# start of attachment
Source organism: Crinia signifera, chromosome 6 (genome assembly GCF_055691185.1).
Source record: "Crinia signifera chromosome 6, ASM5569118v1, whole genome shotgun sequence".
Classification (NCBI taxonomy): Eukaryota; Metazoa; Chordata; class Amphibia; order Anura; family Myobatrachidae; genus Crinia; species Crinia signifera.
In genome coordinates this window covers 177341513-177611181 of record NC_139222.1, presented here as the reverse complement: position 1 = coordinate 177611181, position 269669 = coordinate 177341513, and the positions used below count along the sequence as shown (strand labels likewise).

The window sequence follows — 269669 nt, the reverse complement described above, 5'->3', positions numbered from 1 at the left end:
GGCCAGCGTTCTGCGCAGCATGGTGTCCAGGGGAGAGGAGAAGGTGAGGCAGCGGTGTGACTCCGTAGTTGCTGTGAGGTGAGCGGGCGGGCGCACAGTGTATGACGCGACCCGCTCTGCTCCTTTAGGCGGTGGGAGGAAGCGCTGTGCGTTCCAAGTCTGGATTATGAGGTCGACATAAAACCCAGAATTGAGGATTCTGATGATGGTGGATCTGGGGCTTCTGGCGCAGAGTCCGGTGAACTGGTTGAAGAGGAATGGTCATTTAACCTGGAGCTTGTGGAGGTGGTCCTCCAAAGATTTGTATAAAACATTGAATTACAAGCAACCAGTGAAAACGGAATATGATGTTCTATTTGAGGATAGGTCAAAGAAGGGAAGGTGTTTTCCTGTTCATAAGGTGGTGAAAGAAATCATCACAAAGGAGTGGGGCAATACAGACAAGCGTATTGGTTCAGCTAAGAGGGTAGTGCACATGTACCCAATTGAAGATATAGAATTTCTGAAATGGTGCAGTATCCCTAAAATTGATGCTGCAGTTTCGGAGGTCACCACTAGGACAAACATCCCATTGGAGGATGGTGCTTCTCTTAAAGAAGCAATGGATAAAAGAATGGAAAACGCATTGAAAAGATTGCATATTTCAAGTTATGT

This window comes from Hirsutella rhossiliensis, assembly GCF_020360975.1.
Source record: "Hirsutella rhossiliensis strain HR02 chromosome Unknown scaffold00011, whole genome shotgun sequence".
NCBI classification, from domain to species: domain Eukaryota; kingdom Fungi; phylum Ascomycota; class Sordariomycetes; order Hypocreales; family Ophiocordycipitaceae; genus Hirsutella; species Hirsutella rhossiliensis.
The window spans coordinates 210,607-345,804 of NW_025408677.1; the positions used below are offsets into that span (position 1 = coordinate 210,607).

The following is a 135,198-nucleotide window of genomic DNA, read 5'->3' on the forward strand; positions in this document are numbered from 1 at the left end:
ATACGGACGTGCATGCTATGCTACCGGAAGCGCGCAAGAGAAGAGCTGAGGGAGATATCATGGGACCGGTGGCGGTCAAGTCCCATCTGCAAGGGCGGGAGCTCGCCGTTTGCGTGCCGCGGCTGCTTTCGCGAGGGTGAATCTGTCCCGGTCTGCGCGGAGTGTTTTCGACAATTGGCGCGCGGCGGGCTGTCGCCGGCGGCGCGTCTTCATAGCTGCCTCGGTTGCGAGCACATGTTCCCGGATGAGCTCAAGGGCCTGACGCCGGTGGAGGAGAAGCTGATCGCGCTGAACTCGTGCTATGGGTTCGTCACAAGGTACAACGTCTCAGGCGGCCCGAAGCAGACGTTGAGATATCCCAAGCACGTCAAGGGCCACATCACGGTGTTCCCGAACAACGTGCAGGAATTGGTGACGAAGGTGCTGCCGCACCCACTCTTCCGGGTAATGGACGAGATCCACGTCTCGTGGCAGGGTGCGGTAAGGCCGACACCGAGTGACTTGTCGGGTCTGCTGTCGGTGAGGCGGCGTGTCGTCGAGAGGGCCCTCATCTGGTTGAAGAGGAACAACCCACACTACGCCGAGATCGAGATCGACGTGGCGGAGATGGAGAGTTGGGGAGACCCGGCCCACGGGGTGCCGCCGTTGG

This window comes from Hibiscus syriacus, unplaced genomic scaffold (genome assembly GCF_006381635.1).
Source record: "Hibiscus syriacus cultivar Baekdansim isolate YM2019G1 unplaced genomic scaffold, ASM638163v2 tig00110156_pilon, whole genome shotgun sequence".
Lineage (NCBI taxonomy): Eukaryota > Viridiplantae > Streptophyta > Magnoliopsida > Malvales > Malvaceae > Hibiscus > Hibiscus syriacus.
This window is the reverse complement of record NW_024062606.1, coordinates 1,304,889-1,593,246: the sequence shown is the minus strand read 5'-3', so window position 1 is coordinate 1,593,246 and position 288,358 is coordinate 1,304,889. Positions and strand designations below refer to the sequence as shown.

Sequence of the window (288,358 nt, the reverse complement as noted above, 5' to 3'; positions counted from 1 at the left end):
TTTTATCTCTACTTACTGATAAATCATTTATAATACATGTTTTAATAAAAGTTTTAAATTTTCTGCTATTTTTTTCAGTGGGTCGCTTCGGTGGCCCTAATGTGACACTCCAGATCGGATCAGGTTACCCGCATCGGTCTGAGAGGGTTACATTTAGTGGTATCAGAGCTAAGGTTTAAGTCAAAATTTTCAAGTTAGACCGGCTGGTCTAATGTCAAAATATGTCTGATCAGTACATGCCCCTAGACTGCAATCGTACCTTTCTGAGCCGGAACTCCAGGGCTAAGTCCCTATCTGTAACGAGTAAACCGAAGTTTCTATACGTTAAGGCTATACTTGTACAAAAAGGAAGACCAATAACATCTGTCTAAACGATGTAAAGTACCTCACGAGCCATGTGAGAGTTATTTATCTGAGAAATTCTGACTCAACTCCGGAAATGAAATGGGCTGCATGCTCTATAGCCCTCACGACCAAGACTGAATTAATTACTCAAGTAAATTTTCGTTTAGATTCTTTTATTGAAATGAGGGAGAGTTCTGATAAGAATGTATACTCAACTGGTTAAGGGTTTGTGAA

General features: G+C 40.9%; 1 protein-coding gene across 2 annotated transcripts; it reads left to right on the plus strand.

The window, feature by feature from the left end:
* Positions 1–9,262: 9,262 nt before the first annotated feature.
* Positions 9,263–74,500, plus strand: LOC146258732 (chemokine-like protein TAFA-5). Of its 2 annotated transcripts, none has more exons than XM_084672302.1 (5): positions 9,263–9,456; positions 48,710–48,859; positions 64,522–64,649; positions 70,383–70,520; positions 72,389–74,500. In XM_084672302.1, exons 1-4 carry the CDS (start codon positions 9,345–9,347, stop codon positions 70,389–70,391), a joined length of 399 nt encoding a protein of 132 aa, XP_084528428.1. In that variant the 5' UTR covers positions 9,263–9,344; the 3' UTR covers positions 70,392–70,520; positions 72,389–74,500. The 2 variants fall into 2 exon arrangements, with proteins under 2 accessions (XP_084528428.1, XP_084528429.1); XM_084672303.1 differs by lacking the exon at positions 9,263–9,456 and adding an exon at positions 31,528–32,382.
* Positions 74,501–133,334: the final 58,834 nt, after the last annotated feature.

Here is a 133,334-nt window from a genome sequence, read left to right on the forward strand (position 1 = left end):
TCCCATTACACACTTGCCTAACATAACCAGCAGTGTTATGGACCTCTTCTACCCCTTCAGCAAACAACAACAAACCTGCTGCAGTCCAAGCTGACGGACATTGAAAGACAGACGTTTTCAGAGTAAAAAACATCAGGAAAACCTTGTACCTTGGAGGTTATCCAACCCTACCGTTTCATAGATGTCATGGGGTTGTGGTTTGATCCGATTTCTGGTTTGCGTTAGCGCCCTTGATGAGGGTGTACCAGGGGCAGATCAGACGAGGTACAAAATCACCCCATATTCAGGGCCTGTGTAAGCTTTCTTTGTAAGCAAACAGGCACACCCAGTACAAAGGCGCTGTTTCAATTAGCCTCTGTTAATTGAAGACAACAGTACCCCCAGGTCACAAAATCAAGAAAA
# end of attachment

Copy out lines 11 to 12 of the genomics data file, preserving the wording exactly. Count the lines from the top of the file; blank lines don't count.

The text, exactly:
The following is a 135,198-nucleotide window of genomic DNA, read 5'->3' on the forward strand; positions in this document are numbered from 1 at the left end:
ATACGGACGTGCATGCTATGCTACCGGAAGCGCGCAAGAGAAGAGCTGAGGGAGATATCATGGGACCGGTGGCGGTCAAGTCCCATCTGCAAGGGCGGGAGCTCGCCGTTTGCGTGCCGCGGCTGCTTTCGCGAGGGTGAATCTGTCCCGGTCTGCGCGGAGTGTTTTCGACAATTGGCGCGCGGCGGGCTGTCGCCGGCGGCGCGTCTTCATAGCTGCCTCGGTTGCGAGCACATGTTCCCGGATGAGCTCAAGGGCCTGACGCCGGTGGAGGAGAAGCTGATCGCGCTGAACTCGTGCTATGGGTTCGTCACAAGGTACAACGTCTCAGGCGGCCCGAAGCAGACGTTGAGATATCCCAAGCACGTCAAGGGCCACATCACGGTGTTCCCGAACAACGTGCAGGAATTGGTGACGAAGGTGCTGCCGCACCCACTCTTCCGGGTAATGGACGAGATCCACGTCTCGTGGCAGGGTGCGGTAAGGCCGACACCGAGTGACTTGTCGGGTCTGCTGTCGGTGAGGCGGCGTGTCGTCGAGAGGGCCCTCATCTGGTTGAAGAGGAACAACCCACACTACGCCGAGATCGAGATCGACGTGGCGGAGATGGAGAGTTGGGGAGACCCGGCCCACGGGGTGCCGCCGTTGG